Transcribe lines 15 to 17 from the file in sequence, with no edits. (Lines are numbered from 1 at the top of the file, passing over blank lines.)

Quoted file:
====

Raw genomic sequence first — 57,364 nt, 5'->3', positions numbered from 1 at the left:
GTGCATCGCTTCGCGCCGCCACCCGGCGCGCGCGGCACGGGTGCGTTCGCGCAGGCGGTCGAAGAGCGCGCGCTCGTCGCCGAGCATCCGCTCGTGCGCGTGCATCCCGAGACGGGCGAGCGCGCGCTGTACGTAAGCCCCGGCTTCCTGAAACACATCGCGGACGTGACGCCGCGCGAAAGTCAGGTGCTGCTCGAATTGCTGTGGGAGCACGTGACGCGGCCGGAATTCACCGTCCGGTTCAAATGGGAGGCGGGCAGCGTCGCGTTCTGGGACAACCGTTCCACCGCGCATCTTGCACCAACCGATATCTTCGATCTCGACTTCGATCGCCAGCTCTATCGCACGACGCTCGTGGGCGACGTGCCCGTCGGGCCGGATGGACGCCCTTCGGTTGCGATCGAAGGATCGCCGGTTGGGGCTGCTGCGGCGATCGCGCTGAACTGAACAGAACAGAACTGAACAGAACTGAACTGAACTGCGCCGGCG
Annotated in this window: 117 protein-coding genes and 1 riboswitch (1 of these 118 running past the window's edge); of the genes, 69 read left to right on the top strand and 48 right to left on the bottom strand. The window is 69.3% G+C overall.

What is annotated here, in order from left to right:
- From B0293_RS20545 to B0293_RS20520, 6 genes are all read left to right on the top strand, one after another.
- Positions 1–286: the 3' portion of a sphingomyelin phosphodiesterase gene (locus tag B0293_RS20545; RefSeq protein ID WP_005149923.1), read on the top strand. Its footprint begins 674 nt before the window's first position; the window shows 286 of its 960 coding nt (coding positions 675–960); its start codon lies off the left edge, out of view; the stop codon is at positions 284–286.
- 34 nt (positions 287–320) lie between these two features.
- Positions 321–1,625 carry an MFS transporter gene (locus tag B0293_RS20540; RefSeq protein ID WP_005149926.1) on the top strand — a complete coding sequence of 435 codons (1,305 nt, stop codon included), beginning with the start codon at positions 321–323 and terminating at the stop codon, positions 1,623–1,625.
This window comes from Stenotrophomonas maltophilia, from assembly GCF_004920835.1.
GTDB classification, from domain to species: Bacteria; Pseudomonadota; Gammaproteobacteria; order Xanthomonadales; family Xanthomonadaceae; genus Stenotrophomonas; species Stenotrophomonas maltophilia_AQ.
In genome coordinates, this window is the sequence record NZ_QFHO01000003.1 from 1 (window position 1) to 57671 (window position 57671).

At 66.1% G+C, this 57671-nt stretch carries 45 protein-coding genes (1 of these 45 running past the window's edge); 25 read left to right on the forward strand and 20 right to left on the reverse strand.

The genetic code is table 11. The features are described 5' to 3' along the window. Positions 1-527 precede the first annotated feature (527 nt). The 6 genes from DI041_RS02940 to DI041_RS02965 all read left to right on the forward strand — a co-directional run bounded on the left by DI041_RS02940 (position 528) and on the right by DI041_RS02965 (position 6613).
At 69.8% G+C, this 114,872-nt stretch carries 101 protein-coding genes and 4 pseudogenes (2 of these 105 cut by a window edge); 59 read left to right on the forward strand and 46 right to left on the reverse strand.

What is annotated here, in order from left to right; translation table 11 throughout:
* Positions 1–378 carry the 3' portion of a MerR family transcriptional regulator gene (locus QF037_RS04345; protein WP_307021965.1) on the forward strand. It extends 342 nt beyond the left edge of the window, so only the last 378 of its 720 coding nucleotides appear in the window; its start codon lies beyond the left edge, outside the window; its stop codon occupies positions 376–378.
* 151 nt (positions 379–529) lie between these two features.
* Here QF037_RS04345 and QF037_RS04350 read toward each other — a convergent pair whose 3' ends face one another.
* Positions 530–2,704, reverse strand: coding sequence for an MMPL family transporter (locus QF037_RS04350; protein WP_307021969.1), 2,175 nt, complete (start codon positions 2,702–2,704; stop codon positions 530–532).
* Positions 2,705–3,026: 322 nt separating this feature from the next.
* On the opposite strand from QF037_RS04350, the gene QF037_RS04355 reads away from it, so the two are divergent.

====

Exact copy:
What is annotated here, in order from left to right; translation table 11 throughout:
* Positions 1–378 carry the 3' portion of a MerR family transcriptional regulator gene (locus QF037_RS04345; protein WP_307021965.1) on the forward strand. It extends 342 nt beyond the left edge of the window, so only the last 378 of its 720 coding nucleotides appear in the window; its start codon lies beyond the left edge, outside the window; its stop codon occupies positions 376–378.
* 151 nt (positions 379–529) lie between these two features.